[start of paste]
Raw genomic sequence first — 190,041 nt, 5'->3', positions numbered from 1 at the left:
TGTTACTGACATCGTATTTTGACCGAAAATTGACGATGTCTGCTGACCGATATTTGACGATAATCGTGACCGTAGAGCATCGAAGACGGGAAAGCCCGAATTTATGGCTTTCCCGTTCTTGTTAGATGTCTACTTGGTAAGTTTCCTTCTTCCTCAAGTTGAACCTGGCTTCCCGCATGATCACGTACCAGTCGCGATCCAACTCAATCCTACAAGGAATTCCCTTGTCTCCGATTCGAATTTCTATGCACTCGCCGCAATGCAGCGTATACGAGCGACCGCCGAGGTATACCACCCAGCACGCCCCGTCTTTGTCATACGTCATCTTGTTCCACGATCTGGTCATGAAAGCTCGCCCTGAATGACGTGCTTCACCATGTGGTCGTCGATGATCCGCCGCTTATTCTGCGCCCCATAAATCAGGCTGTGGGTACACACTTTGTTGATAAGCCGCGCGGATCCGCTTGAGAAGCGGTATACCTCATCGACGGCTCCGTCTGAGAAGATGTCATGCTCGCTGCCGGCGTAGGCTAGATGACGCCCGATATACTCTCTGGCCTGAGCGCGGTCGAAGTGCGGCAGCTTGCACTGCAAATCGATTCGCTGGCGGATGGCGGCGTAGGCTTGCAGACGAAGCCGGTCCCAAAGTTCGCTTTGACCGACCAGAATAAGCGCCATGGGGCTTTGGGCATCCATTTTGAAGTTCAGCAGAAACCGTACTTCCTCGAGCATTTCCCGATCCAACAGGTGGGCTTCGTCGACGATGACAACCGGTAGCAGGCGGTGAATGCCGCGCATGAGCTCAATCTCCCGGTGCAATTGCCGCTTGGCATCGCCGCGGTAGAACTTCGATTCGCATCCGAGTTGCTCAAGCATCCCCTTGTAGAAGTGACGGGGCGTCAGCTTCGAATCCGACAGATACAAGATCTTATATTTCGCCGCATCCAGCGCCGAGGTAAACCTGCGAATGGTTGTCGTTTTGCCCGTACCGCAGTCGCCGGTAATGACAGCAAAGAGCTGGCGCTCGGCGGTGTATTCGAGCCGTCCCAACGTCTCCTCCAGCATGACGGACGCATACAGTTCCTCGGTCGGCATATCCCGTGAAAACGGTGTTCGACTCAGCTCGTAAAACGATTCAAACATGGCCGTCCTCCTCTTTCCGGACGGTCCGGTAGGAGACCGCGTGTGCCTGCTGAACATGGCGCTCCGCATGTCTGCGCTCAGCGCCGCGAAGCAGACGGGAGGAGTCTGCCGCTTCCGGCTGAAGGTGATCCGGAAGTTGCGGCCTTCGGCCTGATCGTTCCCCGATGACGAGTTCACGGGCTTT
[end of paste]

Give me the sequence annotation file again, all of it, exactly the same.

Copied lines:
Raw genomic sequence first — 190,041 nt, 5'->3', positions numbered from 1 at the left:
TGTTACTGACATCGTATTTTGACCGAAAATTGACGATGTCTGCTGACCGATATTTGACGATAATCGTGACCGTAGAGCATCGAAGACGGGAAAGCCCGAATTTATGGCTTTCCCGTTCTTGTTAGATGTCTACTTGGTAAGTTTCCTTCTTCCTCAAGTTGAACCTGGCTTCCCGCATGATCACGTACCAGTCGCGATCCAACTCAATCCTACAAGGAATTCCCTTGTCTCCGATTCGAATTTCTATGCACTCGCCGCAATGCAGCGTATACGAGCGACCGCCGAGGTATACCACCCAGCACGCCCCGTCTTTGTCATACGTCATCTTGTTCCACGATCTGGTCATGAAAGCTCGCCCTGAATGACGTGCTTCACCATGTGGTCGTCGATGATCCGCCGCTTATTCTGCGCCCCATAAATCAGGCTGTGGGTACACACTTTGTTGATAAGCCGCGCGGATCCGCTTGAGAAGCGGTATACCTCATCGACGGCTCCGTCTGAGAAGATGTCATGCTCGCTGCCGGCGTAGGCTAGATGACGCCCGATATACTCTCTGGCCTGAGCGCGGTCGAAGTGCGGCAGCTTGCACTGCAAATCGATTCGCTGGCGGATGGCGGCGTAGGCTTGCAGACGAAGCCGGTCCCAAAGTTCGCTTTGACCGACCAGAATAAGCGCCATGGGGCTTTGGGCATCCATTTTGAAGTTCAGCAGAAACCGTACTTCCTCGAGCATTTCCCGATCCAACAGGTGGGCTTCGTCGACGATGACAACCGGTAGCAGGCGGTGAATGCCGCGCATGAGCTCAATCTCCCGGTGCAATTGCCGCTTGGCATCGCCGCGGTAGAACTTCGATTCGCATCCGAGTTGCTCAAGCATCCCCTTGTAGAAGTGACGGGGCGTCAGCTTCGAATCCGACAGATACAAGATCTTATATTTCGCCGCATCCAGCGCCGAGGTAAACCTGCGAATGGTTGTCGTTTTGCCCGTACCGCAGTCGCCGGTAATGACAGCAAAGAGCTGGCGCTCGGCGGTGTATTCGAGCCGTCCCAACGTCTCCTCCAGCATGACGGACGCATACAGTTCCTCGGTCGGCATATCCCGTGAAAACGGTGTTCGACTCAGCTCGTAAAACGATTCAAACATGGCCGTCCTCCTCTTTCCGGACGGTCCGGTAGGAGACCGCGTGTGCCTGCTGAACATGGCGCTCCGCATGTCTGCGCTCAGCGCCGCGAAGCAGACGGGAGGAGTCTGCCGCTTCCGGCTGAAGGTGATCCGGAAGTTGCGGCCTTCGGCCTGATCGTTCCCCGATGACGAGTTCACGGGCTTT